Ned’s relatives pleased with new programme

Margaret Wilkes at the blue plaque unveiling with two of the actors in Mr Corvan's Music Hall.
Margaret Wilkes at the blue plaque unveiling with two of the actors in Mr Corvan's Music Hall.

Relatives of the first North East professional singer/songwriter are to be reunited at a play about the Geordie who became a regional superstar.

Margaret Wilkes, who lives in Morpeth, is the great, great granddaughter of Ned Corvan and only recently found out there was a resurgence of interest in her famous ancestor.

Joe Wilkes, right, with historian and author Dave Harker on the asphalt paved site of Ned Corvan's unmarked grave in Jesmond.

Joe Wilkes, right, with historian and author Dave Harker on the asphalt paved site of Ned Corvan's unmarked grave in Jesmond.

She can trace her Corvan lineage back from Ned’s second daughter Mary Jane, who was born in 1857 and is her great grandmother.

The 64-year-old was recently guest of honour at the unveiling of a blue plaque to the Victorian entertainer at Newcastle Central Station.

Margaret, originally from Blyth, said: “I can’t believe all this is happening.

“The plaque, the book, talks, exhibitions at Tynemouth Metro Station bridge, Newcastle City Library and The Word in South Shields and to cap it all a play about him called Mr Corvan’s Music Hall is touring the region over the next couple of weeks.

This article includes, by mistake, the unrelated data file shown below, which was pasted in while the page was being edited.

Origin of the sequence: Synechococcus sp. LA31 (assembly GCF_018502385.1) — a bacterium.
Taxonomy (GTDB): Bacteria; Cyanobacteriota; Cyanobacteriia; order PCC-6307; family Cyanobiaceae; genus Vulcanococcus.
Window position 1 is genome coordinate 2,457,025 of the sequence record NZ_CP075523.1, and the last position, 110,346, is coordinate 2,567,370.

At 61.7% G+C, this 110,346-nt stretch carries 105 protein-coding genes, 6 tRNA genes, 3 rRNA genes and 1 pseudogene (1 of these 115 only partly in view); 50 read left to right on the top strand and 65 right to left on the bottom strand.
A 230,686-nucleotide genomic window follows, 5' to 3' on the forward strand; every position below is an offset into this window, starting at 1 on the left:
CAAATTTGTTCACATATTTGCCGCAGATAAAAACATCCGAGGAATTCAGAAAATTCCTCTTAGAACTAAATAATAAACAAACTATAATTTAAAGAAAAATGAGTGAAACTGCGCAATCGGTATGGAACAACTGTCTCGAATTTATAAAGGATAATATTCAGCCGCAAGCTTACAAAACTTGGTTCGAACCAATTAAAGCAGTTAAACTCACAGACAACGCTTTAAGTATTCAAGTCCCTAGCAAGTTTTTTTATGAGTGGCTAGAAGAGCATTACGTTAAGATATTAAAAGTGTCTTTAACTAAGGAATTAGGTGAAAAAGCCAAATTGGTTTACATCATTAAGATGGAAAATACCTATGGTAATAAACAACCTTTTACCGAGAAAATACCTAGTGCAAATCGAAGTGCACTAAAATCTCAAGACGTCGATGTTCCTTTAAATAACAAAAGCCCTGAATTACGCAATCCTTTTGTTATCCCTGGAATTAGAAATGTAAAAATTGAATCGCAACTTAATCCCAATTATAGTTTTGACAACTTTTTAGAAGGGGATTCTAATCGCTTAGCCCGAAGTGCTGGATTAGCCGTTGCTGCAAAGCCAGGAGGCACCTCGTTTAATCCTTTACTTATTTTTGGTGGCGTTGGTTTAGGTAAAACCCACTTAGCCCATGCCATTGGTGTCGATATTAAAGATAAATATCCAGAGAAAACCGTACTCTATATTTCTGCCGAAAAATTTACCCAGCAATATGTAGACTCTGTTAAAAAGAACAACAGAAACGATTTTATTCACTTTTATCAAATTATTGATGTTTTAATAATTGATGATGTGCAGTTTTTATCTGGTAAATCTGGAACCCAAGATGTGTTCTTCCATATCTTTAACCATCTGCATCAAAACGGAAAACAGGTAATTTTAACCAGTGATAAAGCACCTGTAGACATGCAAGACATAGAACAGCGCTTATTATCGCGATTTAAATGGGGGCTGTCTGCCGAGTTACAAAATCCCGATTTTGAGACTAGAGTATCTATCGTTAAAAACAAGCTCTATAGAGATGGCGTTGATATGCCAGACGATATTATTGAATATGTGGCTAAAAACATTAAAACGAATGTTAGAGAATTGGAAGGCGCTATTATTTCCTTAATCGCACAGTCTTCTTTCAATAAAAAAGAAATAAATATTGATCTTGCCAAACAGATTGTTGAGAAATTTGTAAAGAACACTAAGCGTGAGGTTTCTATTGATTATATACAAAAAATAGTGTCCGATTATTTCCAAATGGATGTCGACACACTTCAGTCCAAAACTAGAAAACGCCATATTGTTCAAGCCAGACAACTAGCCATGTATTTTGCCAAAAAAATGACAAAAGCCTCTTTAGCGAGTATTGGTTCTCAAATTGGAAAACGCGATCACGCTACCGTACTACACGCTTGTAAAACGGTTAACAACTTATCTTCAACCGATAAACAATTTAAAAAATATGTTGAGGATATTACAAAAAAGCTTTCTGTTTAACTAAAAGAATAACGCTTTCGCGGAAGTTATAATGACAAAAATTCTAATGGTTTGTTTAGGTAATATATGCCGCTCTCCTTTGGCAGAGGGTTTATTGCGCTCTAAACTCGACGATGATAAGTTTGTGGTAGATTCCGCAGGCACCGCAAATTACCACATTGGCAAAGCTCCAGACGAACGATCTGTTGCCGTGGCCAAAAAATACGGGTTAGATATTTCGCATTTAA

“My eldest sister, Eileen, is flying back from America to see the last show of Mr Corvan’s Music Hall at Sage Gateshead on June 10, despite having just been in England on holiday over Easter.

“She said she wouldn’t miss this for the world.”

Another family member who will see the show is Joe Wilkes, who is Ned’s great grandson and traces his lineage via Ned’s oldest daughter, Isabella.

She was born in 1855 and is Joe’s great grandmother.

Joe, who is originally from Blyth and now lives in Stannington, missed the plaque unveiling due to illness.

The 86-year-old was a well-known musician with his brother Tom on the amateur jazz scene in the 1960s.

Mary Jane, like her sister and father, was a professional music hall singer who performed as far south as Halifax.

She gave up when she was married. Likewise, Isabella stopped treading the boards when she married Samuel Wilkes in 1882. Both families later moved to Blyth.

Mr Corvan’s Music Hall has been supported by Arts Council England. Tour details are available at www.mrcorvansmusichall.co.uk